Careful structural and operational design of distributed energy systems such as district heating networks can play an important part in efforts to reduce the use of energy and related resources by human societies. Mathematical models applied to analyse and optimise such energy systems are constantly improving, but limitations of their use still exist. One such limit can be the number of nodes in a network representation the optimisation routines can handle without solution times growing unpractically long. This article presents an iterative decomposition procedure for reducing the problem sizes and thus speeding up calculations when optimising district energy networks. The procedure involves clustering network nodes into a smaller number of sectors, which are treated as individual nodes in simplified networks that are optimised. This process is repeated, gradually increasing the detail level of the simplified networks. Solving the simplified networks gives information used to remove options from the more detailed network representations. The procedure is demonstrated by solving test cases, optimising networks in terms of economy and CO2 emissions, and comparing the solution qualities with solutions from an original mixed-integer linear optimisation model without decomposition. The new method was found to be a promising alternative for tackling problems that are too complex to be fully solved by state-of-the-art techniques.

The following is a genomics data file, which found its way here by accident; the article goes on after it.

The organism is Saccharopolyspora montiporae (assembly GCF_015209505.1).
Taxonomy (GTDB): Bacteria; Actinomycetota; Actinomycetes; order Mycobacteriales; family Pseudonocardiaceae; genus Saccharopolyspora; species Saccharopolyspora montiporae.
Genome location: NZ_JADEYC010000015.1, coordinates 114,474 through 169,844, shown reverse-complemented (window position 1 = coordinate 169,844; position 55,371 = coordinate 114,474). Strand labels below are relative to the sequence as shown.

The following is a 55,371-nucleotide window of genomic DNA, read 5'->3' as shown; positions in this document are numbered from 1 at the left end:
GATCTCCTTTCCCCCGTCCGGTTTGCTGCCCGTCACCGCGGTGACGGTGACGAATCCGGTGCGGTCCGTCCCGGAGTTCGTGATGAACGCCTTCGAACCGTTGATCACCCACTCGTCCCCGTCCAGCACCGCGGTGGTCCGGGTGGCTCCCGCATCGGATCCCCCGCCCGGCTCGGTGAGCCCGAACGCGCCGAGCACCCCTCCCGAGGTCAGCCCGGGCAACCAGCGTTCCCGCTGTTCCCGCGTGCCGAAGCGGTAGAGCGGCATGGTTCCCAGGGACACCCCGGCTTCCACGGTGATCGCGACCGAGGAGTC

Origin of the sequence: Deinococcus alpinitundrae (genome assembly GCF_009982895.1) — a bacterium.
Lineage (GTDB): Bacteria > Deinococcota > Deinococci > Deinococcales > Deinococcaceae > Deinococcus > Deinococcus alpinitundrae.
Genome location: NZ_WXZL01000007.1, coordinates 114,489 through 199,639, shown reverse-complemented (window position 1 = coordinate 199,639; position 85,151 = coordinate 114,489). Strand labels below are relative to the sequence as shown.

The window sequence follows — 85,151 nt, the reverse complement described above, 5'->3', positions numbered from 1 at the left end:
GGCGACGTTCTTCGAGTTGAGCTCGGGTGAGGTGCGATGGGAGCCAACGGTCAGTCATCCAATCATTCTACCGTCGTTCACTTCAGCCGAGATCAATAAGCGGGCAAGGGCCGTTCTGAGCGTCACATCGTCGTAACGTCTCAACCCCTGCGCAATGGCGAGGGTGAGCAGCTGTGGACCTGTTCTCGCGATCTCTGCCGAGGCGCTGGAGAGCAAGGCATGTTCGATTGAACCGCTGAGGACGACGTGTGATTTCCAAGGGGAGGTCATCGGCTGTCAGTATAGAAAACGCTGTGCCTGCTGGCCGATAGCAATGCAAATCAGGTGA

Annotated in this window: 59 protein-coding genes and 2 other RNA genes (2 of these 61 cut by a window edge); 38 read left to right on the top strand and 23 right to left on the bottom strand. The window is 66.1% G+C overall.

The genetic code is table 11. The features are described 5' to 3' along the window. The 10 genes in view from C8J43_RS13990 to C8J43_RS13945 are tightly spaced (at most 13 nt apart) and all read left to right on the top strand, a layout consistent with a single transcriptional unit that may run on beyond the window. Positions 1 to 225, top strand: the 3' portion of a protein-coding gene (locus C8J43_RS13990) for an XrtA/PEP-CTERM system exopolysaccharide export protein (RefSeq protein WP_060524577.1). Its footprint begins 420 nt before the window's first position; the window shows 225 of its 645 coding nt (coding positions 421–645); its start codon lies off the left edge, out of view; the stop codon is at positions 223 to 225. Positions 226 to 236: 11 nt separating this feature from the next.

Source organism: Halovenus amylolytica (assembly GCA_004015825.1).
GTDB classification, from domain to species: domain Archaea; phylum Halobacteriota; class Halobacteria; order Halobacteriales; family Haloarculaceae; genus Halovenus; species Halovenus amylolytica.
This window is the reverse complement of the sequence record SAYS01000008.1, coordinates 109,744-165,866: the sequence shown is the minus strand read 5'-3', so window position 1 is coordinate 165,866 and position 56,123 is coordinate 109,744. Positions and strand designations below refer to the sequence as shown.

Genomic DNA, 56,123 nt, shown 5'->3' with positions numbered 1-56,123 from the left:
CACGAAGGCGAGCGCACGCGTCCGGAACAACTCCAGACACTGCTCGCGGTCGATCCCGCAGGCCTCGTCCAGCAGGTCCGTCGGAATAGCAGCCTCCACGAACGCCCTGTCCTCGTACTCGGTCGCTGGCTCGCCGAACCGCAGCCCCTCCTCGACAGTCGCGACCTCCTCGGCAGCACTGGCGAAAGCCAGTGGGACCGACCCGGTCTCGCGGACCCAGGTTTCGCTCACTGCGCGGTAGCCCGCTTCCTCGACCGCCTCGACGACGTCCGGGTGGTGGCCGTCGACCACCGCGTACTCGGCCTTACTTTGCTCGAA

|Journal||Applied Thermal Engineering|
|Publication status||Published - 2016|
|MoE publication type||A1 Journal article-refereed|